Relief groups push water projects: Clean water is not an inexhaustible resource

May 1, 2007

A fledgling coalition of religious groups is trying to show Americans that for too many people worldwide, clean drinking water isn’t as close as the kitchen tap. With more than 1 billion people in developing countries lacking readily available safe drinking water and 2.6 billion without access to sanitation, the faith community is stepping up efforts to push for clean and accessible water.

That effort was under way even as the United Nations painted a near-apocalyptic picture of global warming disasters with hundreds of millions running short of water and food. The second of four reports by the UN’s Intergovernmental Panel on Climate Change was issued April 6.

“There is a growing realization in most of the mainline churches and faith-based groups that the environment is part of God’s creation, and humans have a responsibility to sustain it,” said Dennis Warner, a water specialist at Baltimore-based Catholic Relief Services.

“In a sense there has to be a partnership between the Creator and human beings to sustain the environment. . . . It’s a moral pact, it’s a moral responsibility.”

Statistics collected by Water Advocates, a Washington-based advocacy group, are sobering:

• UNICEF says 4,500 children die each day because of diarrhea (from dirty water) or dehydration (from lack of water). The average child in Guatemala suffers from diarrhea 12 times a year.

• The average woman in Africa walks six kilometers each day, and African women spend 40 billion hours each year collecting water—time not spent on other tasks.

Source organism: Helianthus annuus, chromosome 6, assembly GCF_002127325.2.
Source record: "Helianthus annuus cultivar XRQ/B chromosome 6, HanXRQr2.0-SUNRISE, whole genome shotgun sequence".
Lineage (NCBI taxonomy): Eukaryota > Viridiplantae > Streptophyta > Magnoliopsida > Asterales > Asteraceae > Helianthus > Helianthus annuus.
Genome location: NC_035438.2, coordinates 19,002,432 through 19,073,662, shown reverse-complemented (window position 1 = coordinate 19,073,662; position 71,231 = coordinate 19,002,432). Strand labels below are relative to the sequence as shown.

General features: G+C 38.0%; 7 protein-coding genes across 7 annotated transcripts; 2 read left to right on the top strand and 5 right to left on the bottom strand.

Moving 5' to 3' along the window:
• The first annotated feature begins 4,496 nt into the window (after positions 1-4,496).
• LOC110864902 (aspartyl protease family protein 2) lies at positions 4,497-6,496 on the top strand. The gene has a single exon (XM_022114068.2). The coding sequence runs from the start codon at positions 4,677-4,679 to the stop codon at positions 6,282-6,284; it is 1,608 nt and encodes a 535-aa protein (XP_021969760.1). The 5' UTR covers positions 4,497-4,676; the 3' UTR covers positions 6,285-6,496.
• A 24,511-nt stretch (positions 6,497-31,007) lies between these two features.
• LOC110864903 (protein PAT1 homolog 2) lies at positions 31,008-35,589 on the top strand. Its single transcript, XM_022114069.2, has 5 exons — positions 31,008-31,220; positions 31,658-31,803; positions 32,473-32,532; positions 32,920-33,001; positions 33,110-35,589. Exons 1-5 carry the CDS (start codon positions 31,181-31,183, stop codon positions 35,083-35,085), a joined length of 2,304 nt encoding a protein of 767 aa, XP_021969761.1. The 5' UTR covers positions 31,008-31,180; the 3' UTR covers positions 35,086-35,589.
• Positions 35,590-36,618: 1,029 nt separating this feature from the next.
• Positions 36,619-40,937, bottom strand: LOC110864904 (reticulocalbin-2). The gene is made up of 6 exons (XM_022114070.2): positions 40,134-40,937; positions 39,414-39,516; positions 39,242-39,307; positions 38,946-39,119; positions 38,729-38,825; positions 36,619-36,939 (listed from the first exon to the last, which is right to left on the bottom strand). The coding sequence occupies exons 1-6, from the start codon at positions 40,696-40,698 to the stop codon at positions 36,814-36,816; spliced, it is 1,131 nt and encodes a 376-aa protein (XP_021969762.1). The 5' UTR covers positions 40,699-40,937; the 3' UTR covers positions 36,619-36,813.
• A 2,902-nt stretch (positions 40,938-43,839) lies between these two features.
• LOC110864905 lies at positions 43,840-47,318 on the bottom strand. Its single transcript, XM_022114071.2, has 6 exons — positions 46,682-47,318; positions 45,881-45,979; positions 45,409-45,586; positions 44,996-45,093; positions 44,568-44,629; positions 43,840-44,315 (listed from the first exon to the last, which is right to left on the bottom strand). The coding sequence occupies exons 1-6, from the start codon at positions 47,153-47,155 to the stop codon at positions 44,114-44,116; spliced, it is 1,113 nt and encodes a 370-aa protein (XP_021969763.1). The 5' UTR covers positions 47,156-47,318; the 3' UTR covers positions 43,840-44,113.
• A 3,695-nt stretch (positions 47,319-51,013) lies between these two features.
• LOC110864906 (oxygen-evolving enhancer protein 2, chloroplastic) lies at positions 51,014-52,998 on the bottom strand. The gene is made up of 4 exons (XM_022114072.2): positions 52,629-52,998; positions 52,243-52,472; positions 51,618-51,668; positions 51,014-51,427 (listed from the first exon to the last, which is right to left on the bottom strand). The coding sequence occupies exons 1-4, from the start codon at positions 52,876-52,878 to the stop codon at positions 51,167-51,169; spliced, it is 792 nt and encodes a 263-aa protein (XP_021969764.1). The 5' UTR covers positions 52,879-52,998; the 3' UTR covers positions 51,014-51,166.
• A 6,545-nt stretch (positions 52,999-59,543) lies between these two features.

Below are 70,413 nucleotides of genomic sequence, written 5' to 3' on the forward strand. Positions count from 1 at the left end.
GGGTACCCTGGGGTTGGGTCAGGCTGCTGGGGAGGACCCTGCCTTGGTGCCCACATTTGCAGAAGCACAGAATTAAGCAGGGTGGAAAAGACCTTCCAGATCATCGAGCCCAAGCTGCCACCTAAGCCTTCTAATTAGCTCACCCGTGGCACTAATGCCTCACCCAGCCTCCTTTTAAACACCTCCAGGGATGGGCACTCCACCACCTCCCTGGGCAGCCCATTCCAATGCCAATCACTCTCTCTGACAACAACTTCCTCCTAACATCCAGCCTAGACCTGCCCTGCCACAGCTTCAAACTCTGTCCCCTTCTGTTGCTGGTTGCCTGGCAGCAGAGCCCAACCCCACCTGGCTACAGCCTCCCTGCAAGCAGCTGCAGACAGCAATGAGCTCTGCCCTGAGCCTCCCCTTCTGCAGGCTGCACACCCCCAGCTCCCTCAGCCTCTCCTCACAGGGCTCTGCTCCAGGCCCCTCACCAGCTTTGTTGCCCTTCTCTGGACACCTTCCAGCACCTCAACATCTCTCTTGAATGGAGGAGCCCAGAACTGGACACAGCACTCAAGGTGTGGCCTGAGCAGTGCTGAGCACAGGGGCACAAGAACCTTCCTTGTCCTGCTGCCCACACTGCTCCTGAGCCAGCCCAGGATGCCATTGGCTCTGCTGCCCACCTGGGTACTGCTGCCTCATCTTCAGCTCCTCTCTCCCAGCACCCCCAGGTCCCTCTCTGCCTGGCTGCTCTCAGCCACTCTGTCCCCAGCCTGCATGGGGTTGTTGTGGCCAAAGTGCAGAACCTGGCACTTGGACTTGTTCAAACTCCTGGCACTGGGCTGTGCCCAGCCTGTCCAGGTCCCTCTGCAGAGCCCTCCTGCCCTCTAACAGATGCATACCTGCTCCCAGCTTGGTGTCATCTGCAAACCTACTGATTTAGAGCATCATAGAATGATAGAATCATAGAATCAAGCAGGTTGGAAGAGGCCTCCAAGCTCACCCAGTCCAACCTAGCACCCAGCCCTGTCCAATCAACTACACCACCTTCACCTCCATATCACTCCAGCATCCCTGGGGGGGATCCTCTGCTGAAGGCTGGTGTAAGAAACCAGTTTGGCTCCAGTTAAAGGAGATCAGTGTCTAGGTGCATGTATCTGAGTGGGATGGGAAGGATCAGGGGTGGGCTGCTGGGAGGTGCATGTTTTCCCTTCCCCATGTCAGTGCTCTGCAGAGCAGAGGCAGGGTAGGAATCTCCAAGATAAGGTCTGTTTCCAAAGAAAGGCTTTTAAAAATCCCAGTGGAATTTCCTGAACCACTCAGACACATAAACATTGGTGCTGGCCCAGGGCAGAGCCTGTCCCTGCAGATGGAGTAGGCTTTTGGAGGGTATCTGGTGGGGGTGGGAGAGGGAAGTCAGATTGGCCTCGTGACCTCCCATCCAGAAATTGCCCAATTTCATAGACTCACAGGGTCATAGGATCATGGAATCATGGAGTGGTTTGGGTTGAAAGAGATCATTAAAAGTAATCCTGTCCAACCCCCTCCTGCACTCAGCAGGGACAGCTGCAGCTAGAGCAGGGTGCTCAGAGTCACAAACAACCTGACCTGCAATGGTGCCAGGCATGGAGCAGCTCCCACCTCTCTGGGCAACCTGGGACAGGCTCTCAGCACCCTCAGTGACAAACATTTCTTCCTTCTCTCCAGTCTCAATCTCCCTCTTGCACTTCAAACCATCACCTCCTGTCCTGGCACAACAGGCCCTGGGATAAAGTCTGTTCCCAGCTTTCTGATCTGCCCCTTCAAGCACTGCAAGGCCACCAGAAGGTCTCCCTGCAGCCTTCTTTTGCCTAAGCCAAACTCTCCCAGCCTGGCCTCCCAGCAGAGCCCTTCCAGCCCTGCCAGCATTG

• Unsanitary water is a leading cause of fatal illnesses in developing countries, contributing to cholera, typhoid, guinea worm, trachoma (blindness) and diarrhea. Thirty percent of the United Nations’ Millennium Development Goals hinge in some way on access to clean water.

“Water is significant in the biblical tradition; it’s significant in our theological traditions,” said Marty Shupack, associate director for public policy at Church World Service, a New York–based relief agency affiliated with the National Council of Churches.

Shupack chairs the six-month-old Water Working Group, a loose coalition that was created to bring faith-based communities together to attack the water crisis. Along with Water Advocates, the group is pressuring Congress to increase spending on sustainable water and sanitation efforts by $500 million.

While conservationists are increasing the pressure on Capitol Hill, they must tackle a more basic problem: Americans’ inability to grasp the idea that water is limited. “We tend to view water as almost an inexhaustible resource, but it’s not,” said Warner.

Catholic Relief Services is currently staffing drinking water projects in 30 countries. In arid sub-Saharan Africa it has used diesel- and hand-powered drills to bore holes to retrieve groundwater. Mountainous areas in Ethiopia and Kenya can harness gravity to pipe water down from the heights into communities.

In Latin America, CRS is organizing rainwater-harvesting projects. Rain is gathered from metal and clay rooftops and used as drinking water rather than becoming runoff. Rainwater also can be collected into human-made ponds to serve as a longer-term source of drinking water (and protein if fish are added).

Water conservationists at Church World Service emphasize incorporating the community in planning and implementing the water projects. That way, the help will last long after aid workers leave the area. –Religion News Service

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